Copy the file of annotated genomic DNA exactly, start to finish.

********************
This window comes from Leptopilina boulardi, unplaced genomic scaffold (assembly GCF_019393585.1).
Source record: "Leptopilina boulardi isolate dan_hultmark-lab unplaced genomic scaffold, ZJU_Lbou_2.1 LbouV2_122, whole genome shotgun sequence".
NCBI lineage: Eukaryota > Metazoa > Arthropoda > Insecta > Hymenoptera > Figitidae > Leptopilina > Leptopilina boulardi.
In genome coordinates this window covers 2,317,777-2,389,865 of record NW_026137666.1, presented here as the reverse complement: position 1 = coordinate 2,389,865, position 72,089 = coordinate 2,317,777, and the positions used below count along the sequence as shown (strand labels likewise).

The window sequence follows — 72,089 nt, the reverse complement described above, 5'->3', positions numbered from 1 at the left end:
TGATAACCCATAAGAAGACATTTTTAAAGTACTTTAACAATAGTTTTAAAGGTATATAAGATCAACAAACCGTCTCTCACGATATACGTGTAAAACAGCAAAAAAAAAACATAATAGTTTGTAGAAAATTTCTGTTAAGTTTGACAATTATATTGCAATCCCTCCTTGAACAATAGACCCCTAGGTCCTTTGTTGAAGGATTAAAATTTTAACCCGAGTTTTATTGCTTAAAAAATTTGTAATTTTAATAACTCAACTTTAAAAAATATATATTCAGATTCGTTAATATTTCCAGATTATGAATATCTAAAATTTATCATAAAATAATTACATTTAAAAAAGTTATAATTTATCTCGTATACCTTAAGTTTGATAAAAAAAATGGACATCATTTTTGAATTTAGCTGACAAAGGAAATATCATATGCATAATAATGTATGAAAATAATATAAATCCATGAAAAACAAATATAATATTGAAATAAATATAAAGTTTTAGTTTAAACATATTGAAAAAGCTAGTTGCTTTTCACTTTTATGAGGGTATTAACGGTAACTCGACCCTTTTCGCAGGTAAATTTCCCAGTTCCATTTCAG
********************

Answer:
This window comes from Leptopilina boulardi, unplaced genomic scaffold (assembly GCF_019393585.1).
Source record: "Leptopilina boulardi isolate dan_hultmark-lab unplaced genomic scaffold, ZJU_Lbou_2.1 LbouV2_122, whole genome shotgun sequence".
NCBI lineage: Eukaryota > Metazoa > Arthropoda > Insecta > Hymenoptera > Figitidae > Leptopilina > Leptopilina boulardi.
In genome coordinates this window covers 2,317,777-2,389,865 of record NW_026137666.1, presented here as the reverse complement: position 1 = coordinate 2,389,865, position 72,089 = coordinate 2,317,777, and the positions used below count along the sequence as shown (strand labels likewise).

The window sequence follows — 72,089 nt, the reverse complement described above, 5'->3', positions numbered from 1 at the left end:
TGATAACCCATAAGAAGACATTTTTAAAGTACTTTAACAATAGTTTTAAAGGTATATAAGATCAACAAACCGTCTCTCACGATATACGTGTAAAACAGCAAAAAAAAAACATAATAGTTTGTAGAAAATTTCTGTTAAGTTTGACAATTATATTGCAATCCCTCCTTGAACAATAGACCCCTAGGTCCTTTGTTGAAGGATTAAAATTTTAACCCGAGTTTTATTGCTTAAAAAATTTGTAATTTTAATAACTCAACTTTAAAAAATATATATTCAGATTCGTTAATATTTCCAGATTATGAATATCTAAAATTTATCATAAAATAATTACATTTAAAAAAGTTATAATTTATCTCGTATACCTTAAGTTTGATAAAAAAAATGGACATCATTTTTGAATTTAGCTGACAAAGGAAATATCATATGCATAATAATGTATGAAAATAATATAAATCCATGAAAAACAAATATAATATTGAAATAAATATAAAGTTTTAGTTTAAACATATTGAAAAAGCTAGTTGCTTTTCACTTTTATGAGGGTATTAACGGTAACTCGACCCTTTTCGCAGGTAAATTTCCCAGTTCCATTTCAG